We hate to say it but it’s time to start thinking about setting up the bike for the autumn season and that should start with tyres.
The amount of abuse tyres take in the off season should not be underestimated. Road surfaces deteriorate at an alarming rate, huge amounts of debris get washed on to them and that’s before the ice and snow arrives to take away grip. Tyres therefore have a lot more to cope with than the summer needs of just weight and traction.
Autumn rides also tend to be longer and more leisurely meaning more time on the bike so the correct tyre choice can make this more enjoyable or at least help it pass without incident.
The ultimate tyre would be a combination of grip, puncture resistance and comfort but in the real world it’s just too difficult to achieve all this and have a tyre you can use for long distances so they tend to be a mix of each.
Thankfully there’s a wide and growing range of winter specific tyres available with different levels of each key factor depending on your needs.
Anyone who has experienced a loss of grip will know that dreaded felling when the tyres start to go and there’s nothing you can do. Grip therefore would be a number one priority for most in winter tyres and depends on several factors.
It’s not just tread that influences grip levels, although that is the obvious one, but compound as well. No point in going for a slick, low rolling resistance tread when roads are covered in water or ice so look for tread patterns that will allow water to run off and provide a bit of traction at least.
It’s worth bearing in mind that a deep tread will increase rolling resistance and will feel different from lightweight summer versions.
Rubber compound is more of factor but don’t go for something too soft or it will pick up every piece of debris such as flints and thorns and more than likely cause a puncture. A tyre which has a good mix of both characteristics will serve you well.
There’s nothing worse than puncturing on a cold or wet ride and let’s face it when it usually happens it’s both!
Each manufacturer has their own version of puncture protection built in to their tyres which can go a long way in helping to avoid punctures. A strip between the outer tread and inner carcass will strengthen and protect the tyre but there is a slight weight penalty.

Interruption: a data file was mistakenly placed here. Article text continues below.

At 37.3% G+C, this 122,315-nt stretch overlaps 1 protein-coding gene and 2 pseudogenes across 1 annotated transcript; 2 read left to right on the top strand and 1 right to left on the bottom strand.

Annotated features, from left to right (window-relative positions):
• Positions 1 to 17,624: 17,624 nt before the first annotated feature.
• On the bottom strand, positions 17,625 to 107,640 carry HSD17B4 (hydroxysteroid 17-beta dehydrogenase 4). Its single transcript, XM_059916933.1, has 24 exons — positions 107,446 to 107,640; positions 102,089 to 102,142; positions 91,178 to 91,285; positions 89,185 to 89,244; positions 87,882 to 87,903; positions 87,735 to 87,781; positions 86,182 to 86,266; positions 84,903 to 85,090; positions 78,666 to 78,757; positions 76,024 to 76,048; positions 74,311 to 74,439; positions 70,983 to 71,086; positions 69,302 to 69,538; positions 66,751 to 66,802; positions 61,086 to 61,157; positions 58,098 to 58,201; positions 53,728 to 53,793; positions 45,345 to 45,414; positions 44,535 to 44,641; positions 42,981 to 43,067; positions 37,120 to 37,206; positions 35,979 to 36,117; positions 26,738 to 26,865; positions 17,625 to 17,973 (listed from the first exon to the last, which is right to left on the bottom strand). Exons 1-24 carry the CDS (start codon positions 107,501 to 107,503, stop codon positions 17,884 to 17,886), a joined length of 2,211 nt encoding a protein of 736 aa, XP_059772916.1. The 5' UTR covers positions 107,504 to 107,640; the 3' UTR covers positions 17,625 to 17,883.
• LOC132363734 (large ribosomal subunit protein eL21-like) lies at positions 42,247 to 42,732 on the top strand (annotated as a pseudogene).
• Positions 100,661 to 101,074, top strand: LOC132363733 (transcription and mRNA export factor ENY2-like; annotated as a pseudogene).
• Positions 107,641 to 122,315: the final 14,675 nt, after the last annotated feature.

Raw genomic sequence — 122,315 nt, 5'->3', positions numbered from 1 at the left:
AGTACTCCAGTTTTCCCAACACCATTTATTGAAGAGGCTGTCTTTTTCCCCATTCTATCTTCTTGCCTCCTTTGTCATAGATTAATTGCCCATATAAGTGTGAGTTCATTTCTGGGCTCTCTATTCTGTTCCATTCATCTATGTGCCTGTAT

Side walls are also an area that are usually strengthened in autumn tyres to help protect against pinch flats, usually when hitting potholes, and generally adding more protection to the tyre carcass.
This stiffening of the sidewalls changes the feel of the tyres and can affect handling so it is recommended to take time to learn the limits of new tyres before going full speed into corners.
The width of the tyre can affect several things; grip, puncture resistance, rolling resistance and comfort. Autumn tyres therefore tend be wider than fair weather versions for several reasons.
A wider tyre increases the contact area with the road which increases grip and can also be run at slightly lower pressures to allow for even more grip. The larger air volume allows the tyre to deflect more offering more protection against pinch punctures.
The larger air volume also offers increased levels of comfort as there’s more air to cushion the wheel against the road. As with most things in cycling though there is one drawback with wider tyres in that they increase rolling resistance making the bike harder to push and sometimes making handling sluggish.
Most bikes are fitted with a 23mm tyre as standard so a 25mm is recommended for winter, or even a 28mm, but remember to make sure there is sufficient clearance between tyre and frame (don’t forget mudguards if fitted) to run wider tyres.
- Check tyres after each ride for cuts or embedded stones or thorns.
- Ensure tyres are inflated to the correct pressure for road and weather conditions.
- Check brake blocks are hitting the rim properly and not rubbing on sidewalls.
- If you puncture more than three times in a short space of time with the same tyre get a new one.